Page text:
State regulators slam Southern California Edison for windstorm response
State regulators Wednesday issued a blistering report Wednesday criticizing Southern California Edison for outages that left nearly a quarter of a million customers without power, some for more than a week, after last November's historic wind storms.
The report by the California Public Utilities Commission faulted the utility for equipment, including wooden poles and cables that help stabilize electrical poles, that did not meet safety standards and for "failing to adequately investigate the outages and pole failures."
The regulatory commission’s Consumer Protection and Safety Division also criticized Edison for failing to preserve evidence needed to investigate the causes of the massive power outage.
Had the utility had access to physical evidence that was "destroyed" by the utility, the report said, investigators believe they might have found "more instances where SCE failed to comply" with rules regarding the preservation of evidence, and where such "noncompliance directly resulted in unnecessary damage to facilities and prolonged outages."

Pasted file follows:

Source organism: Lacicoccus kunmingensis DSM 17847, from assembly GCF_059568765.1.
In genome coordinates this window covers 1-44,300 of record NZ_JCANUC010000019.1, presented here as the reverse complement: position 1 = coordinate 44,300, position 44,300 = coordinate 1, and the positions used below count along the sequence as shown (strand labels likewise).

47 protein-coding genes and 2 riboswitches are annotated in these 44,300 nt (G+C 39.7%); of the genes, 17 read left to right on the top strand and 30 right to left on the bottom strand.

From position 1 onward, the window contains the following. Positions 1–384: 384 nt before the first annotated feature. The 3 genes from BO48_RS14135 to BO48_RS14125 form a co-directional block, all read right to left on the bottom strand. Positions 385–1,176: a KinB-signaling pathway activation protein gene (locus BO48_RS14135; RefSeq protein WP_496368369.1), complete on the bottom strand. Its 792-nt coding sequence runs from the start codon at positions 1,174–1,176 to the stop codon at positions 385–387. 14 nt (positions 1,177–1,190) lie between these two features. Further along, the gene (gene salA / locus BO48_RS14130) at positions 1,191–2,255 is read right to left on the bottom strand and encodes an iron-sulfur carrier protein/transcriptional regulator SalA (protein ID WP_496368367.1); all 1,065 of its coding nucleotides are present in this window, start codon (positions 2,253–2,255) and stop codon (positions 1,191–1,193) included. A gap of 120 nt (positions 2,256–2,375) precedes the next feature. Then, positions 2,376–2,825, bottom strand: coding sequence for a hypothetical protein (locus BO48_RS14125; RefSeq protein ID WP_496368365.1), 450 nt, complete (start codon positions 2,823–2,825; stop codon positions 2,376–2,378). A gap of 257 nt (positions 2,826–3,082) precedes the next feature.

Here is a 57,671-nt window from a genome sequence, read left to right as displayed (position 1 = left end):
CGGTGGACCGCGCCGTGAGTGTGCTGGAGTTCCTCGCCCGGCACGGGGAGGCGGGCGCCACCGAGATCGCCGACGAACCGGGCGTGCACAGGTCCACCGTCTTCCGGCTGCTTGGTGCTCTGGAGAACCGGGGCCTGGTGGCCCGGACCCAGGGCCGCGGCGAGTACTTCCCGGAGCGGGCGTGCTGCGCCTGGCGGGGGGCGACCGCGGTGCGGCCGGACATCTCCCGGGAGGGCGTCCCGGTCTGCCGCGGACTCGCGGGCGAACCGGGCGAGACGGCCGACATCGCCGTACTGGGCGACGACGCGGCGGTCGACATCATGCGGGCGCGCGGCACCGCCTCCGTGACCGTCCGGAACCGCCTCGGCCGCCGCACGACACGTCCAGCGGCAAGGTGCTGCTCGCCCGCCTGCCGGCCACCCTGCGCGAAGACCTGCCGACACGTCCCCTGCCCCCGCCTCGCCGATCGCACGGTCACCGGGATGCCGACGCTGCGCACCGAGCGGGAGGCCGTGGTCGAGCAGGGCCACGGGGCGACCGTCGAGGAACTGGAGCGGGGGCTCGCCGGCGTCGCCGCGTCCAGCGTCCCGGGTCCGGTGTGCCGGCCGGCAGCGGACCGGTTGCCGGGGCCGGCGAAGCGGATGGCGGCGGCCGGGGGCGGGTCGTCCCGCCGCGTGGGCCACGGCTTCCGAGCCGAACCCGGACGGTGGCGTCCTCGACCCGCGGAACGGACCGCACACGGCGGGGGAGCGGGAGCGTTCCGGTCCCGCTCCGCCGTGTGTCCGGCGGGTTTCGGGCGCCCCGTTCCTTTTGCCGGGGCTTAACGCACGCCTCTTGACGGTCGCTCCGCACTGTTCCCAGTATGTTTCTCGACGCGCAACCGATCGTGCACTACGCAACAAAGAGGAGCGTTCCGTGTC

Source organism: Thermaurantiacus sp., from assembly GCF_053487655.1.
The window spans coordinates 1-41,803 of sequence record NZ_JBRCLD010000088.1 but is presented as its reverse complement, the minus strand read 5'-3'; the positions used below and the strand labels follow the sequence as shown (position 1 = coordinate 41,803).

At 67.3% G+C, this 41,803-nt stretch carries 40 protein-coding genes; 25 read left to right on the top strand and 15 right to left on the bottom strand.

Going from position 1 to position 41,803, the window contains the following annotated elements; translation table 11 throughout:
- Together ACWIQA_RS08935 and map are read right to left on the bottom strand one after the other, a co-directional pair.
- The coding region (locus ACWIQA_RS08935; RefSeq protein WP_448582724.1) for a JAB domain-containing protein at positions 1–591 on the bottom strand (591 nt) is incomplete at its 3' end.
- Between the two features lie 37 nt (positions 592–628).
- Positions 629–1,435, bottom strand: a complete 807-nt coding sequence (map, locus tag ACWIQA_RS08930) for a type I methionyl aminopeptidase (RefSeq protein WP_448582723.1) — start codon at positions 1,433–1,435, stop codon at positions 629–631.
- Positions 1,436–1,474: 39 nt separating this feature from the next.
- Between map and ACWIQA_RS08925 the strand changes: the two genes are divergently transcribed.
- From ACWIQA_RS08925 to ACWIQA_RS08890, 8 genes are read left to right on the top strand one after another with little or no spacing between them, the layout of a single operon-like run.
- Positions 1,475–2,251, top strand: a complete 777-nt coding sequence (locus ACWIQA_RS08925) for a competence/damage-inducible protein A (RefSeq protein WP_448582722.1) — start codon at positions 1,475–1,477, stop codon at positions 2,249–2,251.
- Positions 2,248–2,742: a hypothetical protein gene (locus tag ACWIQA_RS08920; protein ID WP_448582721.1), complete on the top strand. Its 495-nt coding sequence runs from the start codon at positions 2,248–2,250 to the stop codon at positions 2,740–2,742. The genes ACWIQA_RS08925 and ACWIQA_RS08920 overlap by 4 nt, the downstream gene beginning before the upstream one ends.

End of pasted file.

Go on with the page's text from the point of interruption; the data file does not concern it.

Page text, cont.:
The windstorm, which raked over the San Gabriel Valley harder than any other communities, toppled hundreds of trees and dimmed long stretches of bustling commercial corridors and traffic signals.
The windstorms also created an increase in patients at local hospitals, with emergency room staff seeing elderly people who had fallen in the dark or had anxiety attacks. Though other parts of Los Angeles County were affected, the communities serviced by Edison were by far the hardest hit.
-- Hector Becerra
Photo: A Southern California Edison employee works to reattach electric wires after nearly 30 telephone poles fell on Live Oak Avenue during the windstorm in December. Credit: Arkasha Stevenson / Los Angeles Times